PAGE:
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From Poverty to Progress

Blog Post | Energy & Environment

From Poverty to Progress

How division will stifle US prosperity.

Why isn’t everyone in dire poverty, hungry, diseased, illiterate, missing teeth, eking out a subsistence existence in the wilderness, and making do with Stone Age technology? After all, that’s how we started. Penury is the default state of humanity, as is a lack of technology. In fact, advanced technology and widespread prosperity are relatively recent innovations.

What has allowed all the progress we’ve experienced to date to take place? And what stands in the way of further advancement? In his valuable bookFrom Poverty to Progress: Understanding Humanity’s Greatest Achievement, Michael Magoon seeks to explain progress’s origins and enemies.

First, Magoon offers a sweeping overview of how the world has changed into a place where an increasing number of people enjoy prosperity, peace, advanced medicine, and other wonders of modern life. With graphs and data, Magoon demonstrates the historical and ongoing transformation of the human experience “from poverty to progress.” Magoon provides a valuable service in painstakingly recording the many ways in which our ancestors would envy modern life.

Magoon then explains the origins of the metamorphosis. He dispels popular but mistaken ideas about the roots of progress, such as the fallacy that progress comes from the government — he writes, “Throughout history governments have done far more to hinder progress than they have done to promote it” — or from politicians or top-down policies by brilliant planners. “Rather than flowing down from politics and government, progress bubbles up from society,” he notes.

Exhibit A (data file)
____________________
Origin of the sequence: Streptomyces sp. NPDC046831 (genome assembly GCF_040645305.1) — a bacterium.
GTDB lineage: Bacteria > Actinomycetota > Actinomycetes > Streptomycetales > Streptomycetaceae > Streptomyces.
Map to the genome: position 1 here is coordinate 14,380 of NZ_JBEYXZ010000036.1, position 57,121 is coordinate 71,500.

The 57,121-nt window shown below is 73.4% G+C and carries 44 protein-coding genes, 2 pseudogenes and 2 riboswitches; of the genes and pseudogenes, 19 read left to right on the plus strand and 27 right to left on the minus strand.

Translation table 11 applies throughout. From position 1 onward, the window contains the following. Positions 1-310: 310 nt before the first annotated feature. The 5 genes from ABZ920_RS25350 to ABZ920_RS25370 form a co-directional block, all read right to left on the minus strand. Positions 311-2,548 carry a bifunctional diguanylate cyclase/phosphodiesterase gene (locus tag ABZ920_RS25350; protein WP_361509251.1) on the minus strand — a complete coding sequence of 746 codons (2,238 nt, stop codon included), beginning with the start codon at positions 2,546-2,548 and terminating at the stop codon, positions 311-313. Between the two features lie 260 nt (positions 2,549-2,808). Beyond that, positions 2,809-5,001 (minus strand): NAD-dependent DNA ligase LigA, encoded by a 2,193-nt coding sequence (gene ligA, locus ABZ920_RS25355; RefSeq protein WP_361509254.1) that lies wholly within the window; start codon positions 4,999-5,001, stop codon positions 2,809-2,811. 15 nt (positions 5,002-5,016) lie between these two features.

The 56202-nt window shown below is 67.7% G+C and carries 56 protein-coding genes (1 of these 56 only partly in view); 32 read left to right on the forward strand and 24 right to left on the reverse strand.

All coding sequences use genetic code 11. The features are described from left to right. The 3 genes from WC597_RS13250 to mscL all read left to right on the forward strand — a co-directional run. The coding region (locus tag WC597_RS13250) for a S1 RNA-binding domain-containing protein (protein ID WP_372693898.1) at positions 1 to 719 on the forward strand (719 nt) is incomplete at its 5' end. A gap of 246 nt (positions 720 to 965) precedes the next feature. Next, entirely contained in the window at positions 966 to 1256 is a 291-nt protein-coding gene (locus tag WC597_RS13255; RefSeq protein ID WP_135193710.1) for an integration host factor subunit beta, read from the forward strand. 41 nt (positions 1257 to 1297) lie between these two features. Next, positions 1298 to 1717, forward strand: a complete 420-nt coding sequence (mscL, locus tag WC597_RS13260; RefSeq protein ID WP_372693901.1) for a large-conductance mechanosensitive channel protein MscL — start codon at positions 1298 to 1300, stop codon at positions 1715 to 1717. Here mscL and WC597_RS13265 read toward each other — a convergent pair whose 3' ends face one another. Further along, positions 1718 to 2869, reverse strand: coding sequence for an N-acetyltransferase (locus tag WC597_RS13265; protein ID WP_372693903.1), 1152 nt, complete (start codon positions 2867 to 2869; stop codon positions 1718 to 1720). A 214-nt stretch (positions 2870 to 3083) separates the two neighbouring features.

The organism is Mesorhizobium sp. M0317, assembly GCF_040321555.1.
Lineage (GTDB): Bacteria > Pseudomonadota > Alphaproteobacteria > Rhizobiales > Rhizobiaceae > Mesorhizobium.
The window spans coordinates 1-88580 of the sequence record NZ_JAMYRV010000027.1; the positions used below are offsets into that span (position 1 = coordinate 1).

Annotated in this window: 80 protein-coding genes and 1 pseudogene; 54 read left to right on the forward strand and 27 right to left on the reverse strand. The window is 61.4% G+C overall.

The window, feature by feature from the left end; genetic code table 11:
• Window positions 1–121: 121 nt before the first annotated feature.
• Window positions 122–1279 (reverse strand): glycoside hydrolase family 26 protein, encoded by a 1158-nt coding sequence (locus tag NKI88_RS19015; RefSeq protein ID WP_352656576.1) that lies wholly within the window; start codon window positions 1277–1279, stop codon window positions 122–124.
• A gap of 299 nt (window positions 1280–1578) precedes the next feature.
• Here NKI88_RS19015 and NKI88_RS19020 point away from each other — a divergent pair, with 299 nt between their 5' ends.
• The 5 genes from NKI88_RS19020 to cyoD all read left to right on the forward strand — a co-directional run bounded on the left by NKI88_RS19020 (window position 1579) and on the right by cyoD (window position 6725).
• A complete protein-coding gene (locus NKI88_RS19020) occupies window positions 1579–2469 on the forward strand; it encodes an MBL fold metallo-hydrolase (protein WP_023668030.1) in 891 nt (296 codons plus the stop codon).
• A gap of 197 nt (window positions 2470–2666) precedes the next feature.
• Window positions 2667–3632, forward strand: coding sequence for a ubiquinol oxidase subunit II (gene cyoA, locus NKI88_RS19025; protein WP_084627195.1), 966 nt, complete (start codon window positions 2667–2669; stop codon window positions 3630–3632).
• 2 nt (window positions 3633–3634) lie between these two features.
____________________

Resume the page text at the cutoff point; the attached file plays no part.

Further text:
Magoon then shows how that occurs. His theorized five keys of progress are food, trade, decentralization, industry, and energy.

A “highly efficient food production and distribution” system is a prerequisite for progress, he claims. The next two keys are the ability to engage in trade, mutually beneficial exchange, and decentralization of power, freeing humanity from the restrictions that come with a controlling central authority and fostering nonviolent competition.

Another key to societal advancement is developing at least one high-value-added industry that exports, he claims. As he notes, plentiful energy promotes progress. Historically, obtaining such energy has involved the use of fossil fuels.

With these five keys in hand, humans unlock new solutions and copy solutions others have achieved.

To unlock further progress, I would add an economic liberty key ensuring all of a society’s people can participate in the market processes of innovation and exchange. I might also add a communications technology key involving written language, without which transmitting ideas over time or across distances is difficult. Still, Magoon’s list holds considerable explanatory power.

The preconditions for progress that he names are relatively recent and rare in the grand sweep of history. Moreover, transitions toward attaining the keys to progress have not occurred everywhere at once and have only been achieved unevenly. Magoon thus recognizes that societies across history and the globe often differed dramatically in their tendency to stifle or foster innovation. He discusses many types of societies, such as hunter-gatherer societies, agrarian societies, herding societies, industrial societies, and commercial societies. He sees each society type as a logical adaptation to a particular environment.